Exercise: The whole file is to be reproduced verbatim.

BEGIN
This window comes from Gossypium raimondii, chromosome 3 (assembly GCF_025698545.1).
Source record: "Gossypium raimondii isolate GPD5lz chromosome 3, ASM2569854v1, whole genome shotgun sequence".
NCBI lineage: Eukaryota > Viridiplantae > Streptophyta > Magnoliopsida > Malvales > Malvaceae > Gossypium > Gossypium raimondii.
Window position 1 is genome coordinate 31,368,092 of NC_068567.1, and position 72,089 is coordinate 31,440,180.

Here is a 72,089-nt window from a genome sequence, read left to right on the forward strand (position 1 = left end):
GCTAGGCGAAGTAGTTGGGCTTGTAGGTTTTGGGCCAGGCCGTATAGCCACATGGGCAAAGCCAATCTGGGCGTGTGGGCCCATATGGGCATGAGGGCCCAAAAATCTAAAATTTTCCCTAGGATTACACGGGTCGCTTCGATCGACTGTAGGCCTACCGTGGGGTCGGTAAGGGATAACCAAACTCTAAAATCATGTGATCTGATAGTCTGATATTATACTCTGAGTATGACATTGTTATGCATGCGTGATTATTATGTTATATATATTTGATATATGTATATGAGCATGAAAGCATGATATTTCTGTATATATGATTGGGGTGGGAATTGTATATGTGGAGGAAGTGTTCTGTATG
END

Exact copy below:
This window comes from Gossypium raimondii, chromosome 3 (assembly GCF_025698545.1).
Source record: "Gossypium raimondii isolate GPD5lz chromosome 3, ASM2569854v1, whole genome shotgun sequence".
NCBI lineage: Eukaryota > Viridiplantae > Streptophyta > Magnoliopsida > Malvales > Malvaceae > Gossypium > Gossypium raimondii.
Window position 1 is genome coordinate 31,368,092 of NC_068567.1, and position 72,089 is coordinate 31,440,180.

Here is a 72,089-nt window from a genome sequence, read left to right on the forward strand (position 1 = left end):
GCTAGGCGAAGTAGTTGGGCTTGTAGGTTTTGGGCCAGGCCGTATAGCCACATGGGCAAAGCCAATCTGGGCGTGTGGGCCCATATGGGCATGAGGGCCCAAAAATCTAAAATTTTCCCTAGGATTACACGGGTCGCTTCGATCGACTGTAGGCCTACCGTGGGGTCGGTAAGGGATAACCAAACTCTAAAATCATGTGATCTGATAGTCTGATATTATACTCTGAGTATGACATTGTTATGCATGCGTGATTATTATGTTATATATATTTGATATATGTATATGAGCATGAAAGCATGATATTTCTGTATATATGATTGGGGTGGGAATTGTATATGTGGAGGAAGTGTTCTGTATG